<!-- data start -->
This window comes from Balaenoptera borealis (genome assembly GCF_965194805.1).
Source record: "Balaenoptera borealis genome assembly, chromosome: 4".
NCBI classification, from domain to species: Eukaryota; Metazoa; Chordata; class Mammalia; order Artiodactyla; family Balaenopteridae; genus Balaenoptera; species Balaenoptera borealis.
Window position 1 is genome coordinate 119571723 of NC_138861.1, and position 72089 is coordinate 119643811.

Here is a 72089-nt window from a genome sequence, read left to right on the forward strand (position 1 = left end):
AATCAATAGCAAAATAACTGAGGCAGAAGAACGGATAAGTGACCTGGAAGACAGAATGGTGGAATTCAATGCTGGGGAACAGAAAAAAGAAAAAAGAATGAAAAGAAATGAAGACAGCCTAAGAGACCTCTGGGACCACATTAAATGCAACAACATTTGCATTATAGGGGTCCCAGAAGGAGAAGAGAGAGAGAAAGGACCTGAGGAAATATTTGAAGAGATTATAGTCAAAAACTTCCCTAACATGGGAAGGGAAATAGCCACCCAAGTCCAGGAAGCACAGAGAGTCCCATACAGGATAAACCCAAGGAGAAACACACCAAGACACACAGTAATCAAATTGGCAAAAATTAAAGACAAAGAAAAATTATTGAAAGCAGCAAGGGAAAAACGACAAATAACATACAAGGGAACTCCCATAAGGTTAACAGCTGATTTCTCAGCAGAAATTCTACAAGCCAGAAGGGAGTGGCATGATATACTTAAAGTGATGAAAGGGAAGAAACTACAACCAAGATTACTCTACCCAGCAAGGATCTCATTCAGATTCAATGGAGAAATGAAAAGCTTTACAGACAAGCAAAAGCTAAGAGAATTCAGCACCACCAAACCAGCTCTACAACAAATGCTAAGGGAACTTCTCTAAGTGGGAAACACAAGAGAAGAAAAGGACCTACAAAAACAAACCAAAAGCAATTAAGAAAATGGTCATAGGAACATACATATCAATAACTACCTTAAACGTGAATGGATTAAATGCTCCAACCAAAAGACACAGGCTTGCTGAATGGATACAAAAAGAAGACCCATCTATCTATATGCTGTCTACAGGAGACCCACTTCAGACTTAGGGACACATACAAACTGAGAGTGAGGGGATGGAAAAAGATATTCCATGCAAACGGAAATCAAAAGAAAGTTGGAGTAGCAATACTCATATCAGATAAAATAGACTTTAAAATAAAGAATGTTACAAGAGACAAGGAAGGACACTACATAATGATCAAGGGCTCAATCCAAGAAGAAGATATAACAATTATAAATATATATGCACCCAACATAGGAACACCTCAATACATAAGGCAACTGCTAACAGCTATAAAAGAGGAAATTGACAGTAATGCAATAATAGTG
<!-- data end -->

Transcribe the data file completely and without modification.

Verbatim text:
This window comes from Balaenoptera borealis (genome assembly GCF_965194805.1).
Source record: "Balaenoptera borealis genome assembly, chromosome: 4".
NCBI classification, from domain to species: Eukaryota; Metazoa; Chordata; class Mammalia; order Artiodactyla; family Balaenopteridae; genus Balaenoptera; species Balaenoptera borealis.
Window position 1 is genome coordinate 119571723 of NC_138861.1, and position 72089 is coordinate 119643811.

Here is a 72089-nt window from a genome sequence, read left to right on the forward strand (position 1 = left end):
AATCAATAGCAAAATAACTGAGGCAGAAGAACGGATAAGTGACCTGGAAGACAGAATGGTGGAATTCAATGCTGGGGAACAGAAAAAAGAAAAAAGAATGAAAAGAAATGAAGACAGCCTAAGAGACCTCTGGGACCACATTAAATGCAACAACATTTGCATTATAGGGGTCCCAGAAGGAGAAGAGAGAGAGAAAGGACCTGAGGAAATATTTGAAGAGATTATAGTCAAAAACTTCCCTAACATGGGAAGGGAAATAGCCACCCAAGTCCAGGAAGCACAGAGAGTCCCATACAGGATAAACCCAAGGAGAAACACACCAAGACACACAGTAATCAAATTGGCAAAAATTAAAGACAAAGAAAAATTATTGAAAGCAGCAAGGGAAAAACGACAAATAACATACAAGGGAACTCCCATAAGGTTAACAGCTGATTTCTCAGCAGAAATTCTACAAGCCAGAAGGGAGTGGCATGATATACTTAAAGTGATGAAAGGGAAGAAACTACAACCAAGATTACTCTACCCAGCAAGGATCTCATTCAGATTCAATGGAGAAATGAAAAGCTTTACAGACAAGCAAAAGCTAAGAGAATTCAGCACCACCAAACCAGCTCTACAACAAATGCTAAGGGAACTTCTCTAAGTGGGAAACACAAGAGAAGAAAAGGACCTACAAAAACAAACCAAAAGCAATTAAGAAAATGGTCATAGGAACATACATATCAATAACTACCTTAAACGTGAATGGATTAAATGCTCCAACCAAAAGACACAGGCTTGCTGAATGGATACAAAAAGAAGACCCATCTATCTATATGCTGTCTACAGGAGACCCACTTCAGACTTAGGGACACATACAAACTGAGAGTGAGGGGATGGAAAAAGATATTCCATGCAAACGGAAATCAAAAGAAAGTTGGAGTAGCAATACTCATATCAGATAAAATAGACTTTAAAATAAAGAATGTTACAAGAGACAAGGAAGGACACTACATAATGATCAAGGGCTCAATCCAAGAAGAAGATATAACAATTATAAATATATATGCACCCAACATAGGAACACCTCAATACATAAGGCAACTGCTAACAGCTATAAAAGAGGAAATTGACAGTAATGCAATAATAGTG